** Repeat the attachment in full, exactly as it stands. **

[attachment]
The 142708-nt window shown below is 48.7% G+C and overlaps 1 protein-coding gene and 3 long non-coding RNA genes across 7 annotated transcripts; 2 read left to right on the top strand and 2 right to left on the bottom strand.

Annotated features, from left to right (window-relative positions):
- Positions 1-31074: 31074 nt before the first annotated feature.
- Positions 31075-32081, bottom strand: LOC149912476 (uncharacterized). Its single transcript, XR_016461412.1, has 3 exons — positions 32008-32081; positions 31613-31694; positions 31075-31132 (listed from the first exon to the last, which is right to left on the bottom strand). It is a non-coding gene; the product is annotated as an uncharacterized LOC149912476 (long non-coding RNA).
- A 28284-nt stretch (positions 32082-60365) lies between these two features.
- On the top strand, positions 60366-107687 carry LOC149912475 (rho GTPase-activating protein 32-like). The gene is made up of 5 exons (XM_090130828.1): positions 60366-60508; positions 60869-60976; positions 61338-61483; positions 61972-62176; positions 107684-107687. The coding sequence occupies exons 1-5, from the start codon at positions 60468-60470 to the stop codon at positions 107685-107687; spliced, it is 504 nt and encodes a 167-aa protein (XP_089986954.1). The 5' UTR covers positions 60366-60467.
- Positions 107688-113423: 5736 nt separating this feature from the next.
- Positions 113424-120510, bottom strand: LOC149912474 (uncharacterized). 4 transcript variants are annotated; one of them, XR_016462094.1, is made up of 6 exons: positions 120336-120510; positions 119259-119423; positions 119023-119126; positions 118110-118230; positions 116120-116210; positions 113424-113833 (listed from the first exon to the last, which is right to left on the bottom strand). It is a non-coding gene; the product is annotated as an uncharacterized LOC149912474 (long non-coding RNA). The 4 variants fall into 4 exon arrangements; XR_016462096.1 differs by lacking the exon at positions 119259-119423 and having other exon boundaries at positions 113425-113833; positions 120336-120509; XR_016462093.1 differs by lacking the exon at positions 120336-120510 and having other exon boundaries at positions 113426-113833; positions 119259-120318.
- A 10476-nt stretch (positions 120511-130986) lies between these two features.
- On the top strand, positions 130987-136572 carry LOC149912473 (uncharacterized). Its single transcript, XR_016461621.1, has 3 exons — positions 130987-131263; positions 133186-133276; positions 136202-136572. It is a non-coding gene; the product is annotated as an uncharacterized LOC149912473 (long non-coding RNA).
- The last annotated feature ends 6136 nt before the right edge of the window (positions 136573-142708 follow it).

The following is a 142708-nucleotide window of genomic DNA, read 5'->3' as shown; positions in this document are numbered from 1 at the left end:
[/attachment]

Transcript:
The 142708-nt window shown below is 48.7% G+C and overlaps 1 protein-coding gene and 3 long non-coding RNA genes across 7 annotated transcripts; 2 read left to right on the top strand and 2 right to left on the bottom strand.

Annotated features, from left to right (window-relative positions):
- Positions 1-31074: 31074 nt before the first annotated feature.
- Positions 31075-32081, bottom strand: LOC149912476 (uncharacterized). Its single transcript, XR_016461412.1, has 3 exons — positions 32008-32081; positions 31613-31694; positions 31075-31132 (listed from the first exon to the last, which is right to left on the bottom strand). It is a non-coding gene; the product is annotated as an uncharacterized LOC149912476 (long non-coding RNA).
- A 28284-nt stretch (positions 32082-60365) lies between these two features.
- On the top strand, positions 60366-107687 carry LOC149912475 (rho GTPase-activating protein 32-like). The gene is made up of 5 exons (XM_090130828.1): positions 60366-60508; positions 60869-60976; positions 61338-61483; positions 61972-62176; positions 107684-107687. The coding sequence occupies exons 1-5, from the start codon at positions 60468-60470 to the stop codon at positions 107685-107687; spliced, it is 504 nt and encodes a 167-aa protein (XP_089986954.1). The 5' UTR covers positions 60366-60467.
- Positions 107688-113423: 5736 nt separating this feature from the next.
- Positions 113424-120510, bottom strand: LOC149912474 (uncharacterized). 4 transcript variants are annotated; one of them, XR_016462094.1, is made up of 6 exons: positions 120336-120510; positions 119259-119423; positions 119023-119126; positions 118110-118230; positions 116120-116210; positions 113424-113833 (listed from the first exon to the last, which is right to left on the bottom strand). It is a non-coding gene; the product is annotated as an uncharacterized LOC149912474 (long non-coding RNA). The 4 variants fall into 4 exon arrangements; XR_016462096.1 differs by lacking the exon at positions 119259-119423 and having other exon boundaries at positions 113425-113833; positions 120336-120509; XR_016462093.1 differs by lacking the exon at positions 120336-120510 and having other exon boundaries at positions 113426-113833; positions 119259-120318.
- A 10476-nt stretch (positions 120511-130986) lies between these two features.
- On the top strand, positions 130987-136572 carry LOC149912473 (uncharacterized). Its single transcript, XR_016461621.1, has 3 exons — positions 130987-131263; positions 133186-133276; positions 136202-136572. It is a non-coding gene; the product is annotated as an uncharacterized LOC149912473 (long non-coding RNA).
- The last annotated feature ends 6136 nt before the right edge of the window (positions 136573-142708 follow it).

The following is a 142708-nucleotide window of genomic DNA, read 5'->3' as shown; positions in this document are numbered from 1 at the left end: